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"SPANGLISH"
(2004) (Adam Sandler, Téa Leoni) (PG-13)

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QUICK TAKE:
Dramedy: A Mexican immigrant tries to keep her young daughter on the straight and narrow when they move in to work for a rich but dysfunctional family that's run by the bipolar mother who's driving everyone crazy.
PLOT:
Flor (PAZ VEGA) is a single Mexican mother who's trying to raise her daughter, Cristina (SHELBIE BRUCE), as best as she can. Accordingly, she decides to immigrate to the U.S., but when she realizes that her two full-time jobs are compromising her efforts as a parent, Flor goes with her cousin Monica (CECILIA SUAREZ) for a job interview with Deborah Clasky (TÉA LEONI), a high-strung, former corporate woman who's been downsized to a stay-at-home mom.

Despite not speaking a word of English, Flor gets the job that includes taking care of Deborah's kids, Bernice (SARAH STEELE) and Georgie (IAN HYLAND). She also observes that Deborah's marriage to successful chef and restaurant owner John (ADAM SANDLER) is anything but ideal, a point that Deborah's alcoholic, live-in mother, Evelyn (CLORIS LEACHMAN), is quick to point out among her daughter's other faults.

Flor tries to do her job and keep to herself, but she's drawn further into the family's dysfunctional ways when Deborah insists that Flor and her daughter come and live with their family in their Malibu summer home. Flor reluctantly agrees and begins to learn English, but becomes uncomfortable by the way that Deborah has taken to Cristina as the favorite perfect daughter she never had. As that situation worsens along with Deborah and John's marriage, Flor must then figure out what's best for her and her daughter.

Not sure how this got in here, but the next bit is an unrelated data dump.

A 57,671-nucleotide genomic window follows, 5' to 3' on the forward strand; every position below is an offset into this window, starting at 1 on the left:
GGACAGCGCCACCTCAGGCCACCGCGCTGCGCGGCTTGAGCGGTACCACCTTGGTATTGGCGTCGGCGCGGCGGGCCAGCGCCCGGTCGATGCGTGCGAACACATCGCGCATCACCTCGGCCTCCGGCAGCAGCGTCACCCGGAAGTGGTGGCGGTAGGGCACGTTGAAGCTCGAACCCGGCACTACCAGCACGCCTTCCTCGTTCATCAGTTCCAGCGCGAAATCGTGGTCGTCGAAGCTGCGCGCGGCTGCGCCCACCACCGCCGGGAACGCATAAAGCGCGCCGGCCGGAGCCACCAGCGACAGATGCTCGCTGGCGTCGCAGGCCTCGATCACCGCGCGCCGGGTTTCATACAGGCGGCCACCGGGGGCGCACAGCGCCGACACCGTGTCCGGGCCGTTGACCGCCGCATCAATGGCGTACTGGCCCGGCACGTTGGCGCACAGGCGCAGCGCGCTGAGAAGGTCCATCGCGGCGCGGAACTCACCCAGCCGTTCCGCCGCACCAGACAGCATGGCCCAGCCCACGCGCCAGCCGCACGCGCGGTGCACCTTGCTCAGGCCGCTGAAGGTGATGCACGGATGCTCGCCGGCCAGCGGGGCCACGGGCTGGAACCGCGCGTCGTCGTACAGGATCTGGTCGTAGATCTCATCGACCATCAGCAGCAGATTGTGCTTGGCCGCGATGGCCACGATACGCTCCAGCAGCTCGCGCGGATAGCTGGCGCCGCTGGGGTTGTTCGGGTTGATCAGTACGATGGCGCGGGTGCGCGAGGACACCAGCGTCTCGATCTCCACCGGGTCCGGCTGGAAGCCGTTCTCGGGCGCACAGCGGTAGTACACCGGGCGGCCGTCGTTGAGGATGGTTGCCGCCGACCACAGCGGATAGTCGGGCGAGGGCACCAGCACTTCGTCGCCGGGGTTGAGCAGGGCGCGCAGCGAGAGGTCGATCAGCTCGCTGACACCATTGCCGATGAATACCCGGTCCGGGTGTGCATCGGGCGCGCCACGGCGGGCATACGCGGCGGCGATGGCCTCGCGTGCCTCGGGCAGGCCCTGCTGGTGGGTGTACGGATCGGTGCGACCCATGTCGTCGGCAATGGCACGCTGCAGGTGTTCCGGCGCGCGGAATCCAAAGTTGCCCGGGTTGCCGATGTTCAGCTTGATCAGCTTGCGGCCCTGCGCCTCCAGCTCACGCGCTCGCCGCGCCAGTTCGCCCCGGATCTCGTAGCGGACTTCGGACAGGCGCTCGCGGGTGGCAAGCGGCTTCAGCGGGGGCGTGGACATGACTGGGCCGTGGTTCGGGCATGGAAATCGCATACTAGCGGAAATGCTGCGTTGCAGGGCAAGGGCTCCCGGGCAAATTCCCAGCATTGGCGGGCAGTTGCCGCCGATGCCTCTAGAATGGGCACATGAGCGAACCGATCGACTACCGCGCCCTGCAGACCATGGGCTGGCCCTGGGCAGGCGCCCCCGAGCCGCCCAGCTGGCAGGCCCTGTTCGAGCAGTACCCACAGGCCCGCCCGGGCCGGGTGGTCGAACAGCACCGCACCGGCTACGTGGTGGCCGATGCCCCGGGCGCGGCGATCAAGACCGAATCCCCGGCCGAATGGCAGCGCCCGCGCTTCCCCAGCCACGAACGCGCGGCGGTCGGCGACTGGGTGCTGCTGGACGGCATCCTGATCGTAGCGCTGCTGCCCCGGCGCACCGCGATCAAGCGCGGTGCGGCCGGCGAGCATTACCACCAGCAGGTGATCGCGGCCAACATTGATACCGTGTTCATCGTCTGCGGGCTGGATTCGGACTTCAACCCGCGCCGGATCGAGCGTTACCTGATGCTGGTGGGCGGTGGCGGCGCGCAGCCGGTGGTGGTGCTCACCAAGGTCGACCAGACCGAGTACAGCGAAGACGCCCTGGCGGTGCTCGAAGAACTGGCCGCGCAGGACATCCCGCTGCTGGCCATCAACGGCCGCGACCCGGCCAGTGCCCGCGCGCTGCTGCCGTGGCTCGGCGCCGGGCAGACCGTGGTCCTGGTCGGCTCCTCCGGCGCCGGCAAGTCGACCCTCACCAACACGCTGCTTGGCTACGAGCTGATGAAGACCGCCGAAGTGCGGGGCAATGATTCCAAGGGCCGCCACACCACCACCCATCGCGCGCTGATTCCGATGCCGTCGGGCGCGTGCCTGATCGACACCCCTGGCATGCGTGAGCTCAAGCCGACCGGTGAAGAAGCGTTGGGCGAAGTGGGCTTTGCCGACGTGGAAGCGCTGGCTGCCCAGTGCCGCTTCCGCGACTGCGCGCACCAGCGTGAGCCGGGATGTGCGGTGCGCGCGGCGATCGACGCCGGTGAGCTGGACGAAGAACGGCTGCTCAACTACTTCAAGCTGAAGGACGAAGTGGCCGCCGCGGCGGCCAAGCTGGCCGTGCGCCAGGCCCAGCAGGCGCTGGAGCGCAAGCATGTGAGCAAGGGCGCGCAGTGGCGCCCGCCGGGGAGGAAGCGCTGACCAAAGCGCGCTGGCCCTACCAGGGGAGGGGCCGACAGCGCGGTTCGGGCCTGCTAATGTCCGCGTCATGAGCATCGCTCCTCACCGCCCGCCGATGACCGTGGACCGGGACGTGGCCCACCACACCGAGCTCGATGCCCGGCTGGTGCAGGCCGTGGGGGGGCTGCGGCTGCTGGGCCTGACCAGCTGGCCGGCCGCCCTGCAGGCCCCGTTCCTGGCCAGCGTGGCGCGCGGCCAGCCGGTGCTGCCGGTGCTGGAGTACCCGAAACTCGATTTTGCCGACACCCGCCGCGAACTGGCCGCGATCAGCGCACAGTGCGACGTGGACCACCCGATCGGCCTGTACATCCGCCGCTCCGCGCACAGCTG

OUR TAKE: 4 out of 10
In writing her application essay for Princeton, Cristina (Shelbie Bruce) recalls herself as an adorable, precocious, bilingual 12-year-old. According to the essay, the person she admires most -- "no contest" -- is her mother, Flor (Paz Vega). In the extended flashback and narration that makes up "Spanglish," Flor appears resolute and highly ethical, qualities that help her survive as a maid for white folks in Bel Air. Though the Mexican-born Cristina at first believes that assimilating is the surest way to happiness in America, she soon learns that her mother's adamant, if discreet sense of detachment from their employers is indeed the healthier option.

As this too-familiar culture clash forms the basis of James L. Brooks' "sitcommy" movie, it's introduced by way of a few stereotypical moments: Flor's no-count husband leaves her while the child listens tearfully from another room; they emigrate to America (with suitcases in hand and by standard illegal entry); and they move into a barrio apartment with Flor's sister.